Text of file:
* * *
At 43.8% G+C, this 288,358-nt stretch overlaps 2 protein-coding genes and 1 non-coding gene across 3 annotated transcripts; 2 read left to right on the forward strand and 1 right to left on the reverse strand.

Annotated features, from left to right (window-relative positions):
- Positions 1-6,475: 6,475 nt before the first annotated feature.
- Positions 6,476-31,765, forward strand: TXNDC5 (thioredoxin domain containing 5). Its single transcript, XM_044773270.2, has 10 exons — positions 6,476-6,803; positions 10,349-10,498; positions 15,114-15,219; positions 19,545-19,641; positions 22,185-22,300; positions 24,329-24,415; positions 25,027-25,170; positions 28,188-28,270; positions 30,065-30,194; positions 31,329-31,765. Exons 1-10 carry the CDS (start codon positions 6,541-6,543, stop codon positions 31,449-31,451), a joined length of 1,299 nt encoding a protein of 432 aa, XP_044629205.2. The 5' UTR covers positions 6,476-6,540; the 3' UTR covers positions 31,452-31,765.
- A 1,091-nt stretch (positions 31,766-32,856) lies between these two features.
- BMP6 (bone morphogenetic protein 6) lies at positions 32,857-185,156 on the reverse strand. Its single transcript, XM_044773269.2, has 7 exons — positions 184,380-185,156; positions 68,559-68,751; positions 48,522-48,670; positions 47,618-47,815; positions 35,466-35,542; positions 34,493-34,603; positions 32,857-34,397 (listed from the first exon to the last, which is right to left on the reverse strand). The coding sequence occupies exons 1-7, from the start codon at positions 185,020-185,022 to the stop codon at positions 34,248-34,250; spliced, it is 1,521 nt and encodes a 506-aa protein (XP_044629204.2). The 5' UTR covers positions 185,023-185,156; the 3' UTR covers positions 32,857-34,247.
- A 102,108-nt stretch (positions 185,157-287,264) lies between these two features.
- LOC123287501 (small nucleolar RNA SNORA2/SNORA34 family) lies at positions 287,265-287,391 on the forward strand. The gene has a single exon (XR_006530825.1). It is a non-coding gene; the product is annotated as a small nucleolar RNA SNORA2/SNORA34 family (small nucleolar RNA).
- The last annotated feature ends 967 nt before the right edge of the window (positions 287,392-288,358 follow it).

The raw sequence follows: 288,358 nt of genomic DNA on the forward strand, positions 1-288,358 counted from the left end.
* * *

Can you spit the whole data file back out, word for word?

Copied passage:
At 43.8% G+C, this 288,358-nt stretch overlaps 2 protein-coding genes and 1 non-coding gene across 3 annotated transcripts; 2 read left to right on the forward strand and 1 right to left on the reverse strand.

Annotated features, from left to right (window-relative positions):
- Positions 1-6,475: 6,475 nt before the first annotated feature.
- Positions 6,476-31,765, forward strand: TXNDC5 (thioredoxin domain containing 5). Its single transcript, XM_044773270.2, has 10 exons — positions 6,476-6,803; positions 10,349-10,498; positions 15,114-15,219; positions 19,545-19,641; positions 22,185-22,300; positions 24,329-24,415; positions 25,027-25,170; positions 28,188-28,270; positions 30,065-30,194; positions 31,329-31,765. Exons 1-10 carry the CDS (start codon positions 6,541-6,543, stop codon positions 31,449-31,451), a joined length of 1,299 nt encoding a protein of 432 aa, XP_044629205.2. The 5' UTR covers positions 6,476-6,540; the 3' UTR covers positions 31,452-31,765.
- A 1,091-nt stretch (positions 31,766-32,856) lies between these two features.
- BMP6 (bone morphogenetic protein 6) lies at positions 32,857-185,156 on the reverse strand. Its single transcript, XM_044773269.2, has 7 exons — positions 184,380-185,156; positions 68,559-68,751; positions 48,522-48,670; positions 47,618-47,815; positions 35,466-35,542; positions 34,493-34,603; positions 32,857-34,397 (listed from the first exon to the last, which is right to left on the reverse strand). The coding sequence occupies exons 1-7, from the start codon at positions 185,020-185,022 to the stop codon at positions 34,248-34,250; spliced, it is 1,521 nt and encodes a 506-aa protein (XP_044629204.2). The 5' UTR covers positions 185,023-185,156; the 3' UTR covers positions 32,857-34,247.
- A 102,108-nt stretch (positions 185,157-287,264) lies between these two features.
- LOC123287501 (small nucleolar RNA SNORA2/SNORA34 family) lies at positions 287,265-287,391 on the forward strand. The gene has a single exon (XR_006530825.1). It is a non-coding gene; the product is annotated as a small nucleolar RNA SNORA2/SNORA34 family (small nucleolar RNA).
- The last annotated feature ends 967 nt before the right edge of the window (positions 287,392-288,358 follow it).

The raw sequence follows: 288,358 nt of genomic DNA on the forward strand, positions 1-288,358 counted from the left end.